“Don’t you want a competition?”: Wellbrock’s stressful search for the opponent

“Don’t you want a competition?”
Wellbrock’s stressful search for the enemy

Florian Wellbrock is Olympic champion in open water. The swimmer experienced “the most relaxed race of my career” where there is usually literal competition for positions. In the end, the lead is big. So big that the Dominator is only sure of his victory shortly before the goal.

Proud and visibly exhausted, Florian Wellbrock allowed himself to be driven towards the interview zone in the Odaiba Marine Park after his Olympic demonstration of power. The Olympic champion in open water swimming showed the winning fist from an oversized golf cart, and after he got out, he was hugged by his teammates. In the ten-kilometer race, the double world champion impressively dominated the action from the start and swam that night to the first Olympic gold medal for the German Swimming Association in 13 years.

“For me personally, I think this is my summer fairy tale today,” said Wellbrock. In the target area, he first crawled out of the water on all fours and in the great heat had cold water and a wet towel handed to him. Then he proudly flexed his strong biceps – the gesture fit on the day of his bombastic appearance. “I’m thrilled,” said national coach Bernd Berkhahn. The 50-year-old also admitted an hour and a half after the triumph of his exceptional athlete: “That has not really arrived. The past few days and weeks have been too much tension for that. But that is still to come.”

Wellbrock had struck after 1: 48: 33.7 hours with over 25 seconds ahead of the Hungarian Kristof Rasovszky and the Italian Gregorio Paltrinieri. “Florian was on another planet today,” said Paltrinieri, full of respect for Wellbrock’s performance. Wellbrock’s team-mate Rob Muffels, at least third in the World Championship, crossed the finish line in eleventh place.

“Feels incredibly good”

For the German swimmers, it was the third medal in Tokyo after Wellbrock and his fiancée Sarah Köhler in the 1500 meter freestyle pool. The last time the swimmers were more successful was in Beijing in 2008, when Britta Steffen was crowned double Olympic champion and record world champion Thomas Lurz won bronze in the open water. At that time there were a total of five medals for the DSV. For men, the association had to wait for an Olympic swimming victory since the success of “Albatros” Michael Groß 33 years ago. At that time, Uwe Daßler also won gold for the GDR. “I knew: It was the last race. I have already won the medal for the DSV, there is not much to lose,” said Wellbrock. “That’s why I just threw everything in again and was rewarded with gold today with a very commanding race. That feels incredibly good.”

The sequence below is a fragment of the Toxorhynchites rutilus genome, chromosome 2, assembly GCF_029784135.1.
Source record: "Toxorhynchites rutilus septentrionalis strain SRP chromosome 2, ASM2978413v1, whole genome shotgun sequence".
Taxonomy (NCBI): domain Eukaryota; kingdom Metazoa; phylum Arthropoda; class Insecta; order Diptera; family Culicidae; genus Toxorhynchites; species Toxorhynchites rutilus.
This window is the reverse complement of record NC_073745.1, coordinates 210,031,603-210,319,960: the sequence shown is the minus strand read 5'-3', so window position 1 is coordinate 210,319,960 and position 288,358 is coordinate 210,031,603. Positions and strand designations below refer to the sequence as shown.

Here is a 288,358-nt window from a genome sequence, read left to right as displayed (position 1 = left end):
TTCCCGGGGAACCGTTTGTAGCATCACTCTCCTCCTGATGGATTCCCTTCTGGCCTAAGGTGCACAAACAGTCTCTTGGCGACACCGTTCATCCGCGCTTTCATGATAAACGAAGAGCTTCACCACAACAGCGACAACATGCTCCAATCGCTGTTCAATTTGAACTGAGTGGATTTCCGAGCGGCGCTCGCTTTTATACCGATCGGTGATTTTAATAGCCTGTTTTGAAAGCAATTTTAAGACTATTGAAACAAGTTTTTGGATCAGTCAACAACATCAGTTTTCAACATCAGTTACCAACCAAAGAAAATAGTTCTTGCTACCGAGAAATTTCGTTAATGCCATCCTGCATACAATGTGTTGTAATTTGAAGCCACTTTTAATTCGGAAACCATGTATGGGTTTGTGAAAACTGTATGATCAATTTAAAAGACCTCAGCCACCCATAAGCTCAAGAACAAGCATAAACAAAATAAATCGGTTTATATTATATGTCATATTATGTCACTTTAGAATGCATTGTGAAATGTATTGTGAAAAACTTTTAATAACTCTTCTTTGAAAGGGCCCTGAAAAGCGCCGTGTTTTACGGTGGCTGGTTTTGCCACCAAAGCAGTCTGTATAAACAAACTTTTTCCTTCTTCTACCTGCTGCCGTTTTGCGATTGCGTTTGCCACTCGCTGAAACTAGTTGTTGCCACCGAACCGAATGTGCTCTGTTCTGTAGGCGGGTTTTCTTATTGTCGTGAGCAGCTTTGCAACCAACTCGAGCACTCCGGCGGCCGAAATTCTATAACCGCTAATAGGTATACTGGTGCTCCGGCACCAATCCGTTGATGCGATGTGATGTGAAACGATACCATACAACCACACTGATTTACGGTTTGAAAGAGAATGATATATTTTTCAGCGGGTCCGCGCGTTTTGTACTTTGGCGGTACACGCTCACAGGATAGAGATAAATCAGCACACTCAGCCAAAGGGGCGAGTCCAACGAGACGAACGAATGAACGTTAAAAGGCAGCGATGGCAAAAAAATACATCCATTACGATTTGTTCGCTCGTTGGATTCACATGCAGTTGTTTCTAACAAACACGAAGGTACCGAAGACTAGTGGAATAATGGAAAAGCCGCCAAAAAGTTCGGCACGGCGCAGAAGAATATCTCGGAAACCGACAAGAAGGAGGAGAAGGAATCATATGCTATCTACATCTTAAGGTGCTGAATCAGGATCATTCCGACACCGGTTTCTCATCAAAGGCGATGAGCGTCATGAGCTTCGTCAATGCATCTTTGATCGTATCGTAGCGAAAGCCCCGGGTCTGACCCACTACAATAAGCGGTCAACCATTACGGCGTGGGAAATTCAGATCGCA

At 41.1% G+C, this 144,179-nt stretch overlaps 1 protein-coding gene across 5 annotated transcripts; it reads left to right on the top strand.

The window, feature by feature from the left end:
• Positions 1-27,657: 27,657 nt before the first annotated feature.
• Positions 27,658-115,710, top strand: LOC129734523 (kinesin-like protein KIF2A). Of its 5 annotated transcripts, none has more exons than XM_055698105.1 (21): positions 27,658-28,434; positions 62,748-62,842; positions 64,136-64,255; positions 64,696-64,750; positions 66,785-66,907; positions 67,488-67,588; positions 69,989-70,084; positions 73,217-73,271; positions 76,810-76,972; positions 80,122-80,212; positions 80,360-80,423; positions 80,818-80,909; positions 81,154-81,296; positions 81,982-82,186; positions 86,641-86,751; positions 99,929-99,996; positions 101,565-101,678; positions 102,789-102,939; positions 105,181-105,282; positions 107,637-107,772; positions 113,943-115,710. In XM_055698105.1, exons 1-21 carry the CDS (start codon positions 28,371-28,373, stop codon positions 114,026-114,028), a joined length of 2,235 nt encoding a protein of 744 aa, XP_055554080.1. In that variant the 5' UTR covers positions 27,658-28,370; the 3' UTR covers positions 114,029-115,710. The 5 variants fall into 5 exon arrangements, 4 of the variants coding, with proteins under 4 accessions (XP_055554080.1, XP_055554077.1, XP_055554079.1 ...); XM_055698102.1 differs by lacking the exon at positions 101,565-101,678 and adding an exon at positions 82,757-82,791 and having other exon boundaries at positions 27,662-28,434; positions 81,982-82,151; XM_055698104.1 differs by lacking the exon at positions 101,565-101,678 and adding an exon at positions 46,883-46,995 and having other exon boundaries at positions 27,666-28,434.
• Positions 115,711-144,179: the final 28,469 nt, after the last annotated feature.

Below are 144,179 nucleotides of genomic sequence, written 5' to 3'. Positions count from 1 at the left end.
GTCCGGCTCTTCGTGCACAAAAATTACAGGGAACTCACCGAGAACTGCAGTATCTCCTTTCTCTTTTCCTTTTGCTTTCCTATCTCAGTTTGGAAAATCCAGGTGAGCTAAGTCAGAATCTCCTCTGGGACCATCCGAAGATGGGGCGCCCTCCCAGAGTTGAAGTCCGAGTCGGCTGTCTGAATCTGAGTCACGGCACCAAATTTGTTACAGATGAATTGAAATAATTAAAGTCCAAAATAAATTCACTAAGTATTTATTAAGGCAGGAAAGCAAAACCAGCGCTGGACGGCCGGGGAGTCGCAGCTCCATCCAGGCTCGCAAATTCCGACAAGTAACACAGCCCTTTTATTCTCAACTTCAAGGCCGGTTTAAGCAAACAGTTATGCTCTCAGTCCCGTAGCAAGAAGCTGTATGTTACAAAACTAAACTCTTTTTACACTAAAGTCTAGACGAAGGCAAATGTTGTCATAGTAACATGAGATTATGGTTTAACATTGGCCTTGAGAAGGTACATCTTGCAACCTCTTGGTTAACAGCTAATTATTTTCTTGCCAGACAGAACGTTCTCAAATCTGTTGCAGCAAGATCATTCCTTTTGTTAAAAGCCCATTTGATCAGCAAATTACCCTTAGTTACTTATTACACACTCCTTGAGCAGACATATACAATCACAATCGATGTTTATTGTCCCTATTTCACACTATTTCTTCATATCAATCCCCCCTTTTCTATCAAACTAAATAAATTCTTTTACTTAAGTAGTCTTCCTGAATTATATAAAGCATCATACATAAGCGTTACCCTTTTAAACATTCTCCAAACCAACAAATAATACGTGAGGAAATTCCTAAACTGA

World record holder Paul Biedermann also congratulated the 23-year-old. “He achieved something historic with the first Olympic victory in open water for Germany. Winning a medal in the pool and in open water is a league of its own and speaks for the exceptional talent Florian Wellbrock,” said Biedermann. Lurz won the last Olympic open water medal for Germany to date with silver in London in 2012. “An absolutely gigantic race. Exceptionally strong, exceptionally fast,” he said as a Eurosport expert. The DSV was clearly more successful in Tokyo with three swimmer and two jumper medals than at the games in Rio 2016 and London 2012, when there was only one medal for the entire team.

“Guys, don’t you want to swim a competition?”

Wellbrock set an example right after the start with a water temperature of 29.2 degrees in the early morning hours in Tokyo Bay. He immediately put pressure on in his first Olympic open water race and quickly gained a head start on the field. “I was around the first buoy on the first lap, looked around and thought: guys, don’t you want to swim a competition today?” Said Wellbrock. “I think a lot of people were quite intimidated by the water temperature and I’ve already noticed during training over the past few days that it doesn’t feel so much warmer than a swimming pool.” Berkhahn, who had wanted Wellbrock to have a smooth start, said: “He practically couldn’t swim any slower.” In the meantime, the competitors came up again, but Wellbrock was simply too strong that day.

The Olympic champion even spoke of the “most relaxed race I’ve ever swum” on ZDF, at least about the battles for positions, the slashing and stabbing for the good situation in the race, which otherwise costs extra strength in the open water. “Today”, Wellbrock said with a smile, “there was no one there from the start who wanted to argue with me for first place, that was totally strange.” Nevertheless, despite the large lead, he was only sure in the last few meters that he had really won the race. Because there were final doubts, “whether there is perhaps someone right on my feet that I might not even see.” But there was no one. There was nobody far and wide, almost over the entire distance.

Even before the Olympics, he did not allow himself to be disturbed by the hustle and bustle for himself as the greatest hope for a medal among German swimmers. The native of Bremen, who trains at Berkhahn in Magdeburg, was highly concentrated in the days of Tokyo and also put away an annoying fourth place in his first final. Over 800 meters he was only 35 hundredths of a second short of bronze. He and Köhler, who has already left the Japanese capital and followed the race with Wellbrock’s parents in Bremen, were the guarantors of medals for the German swimmers. On the short distances, some athletes – including former top performers – did not achieve their top form at the great sporting climax.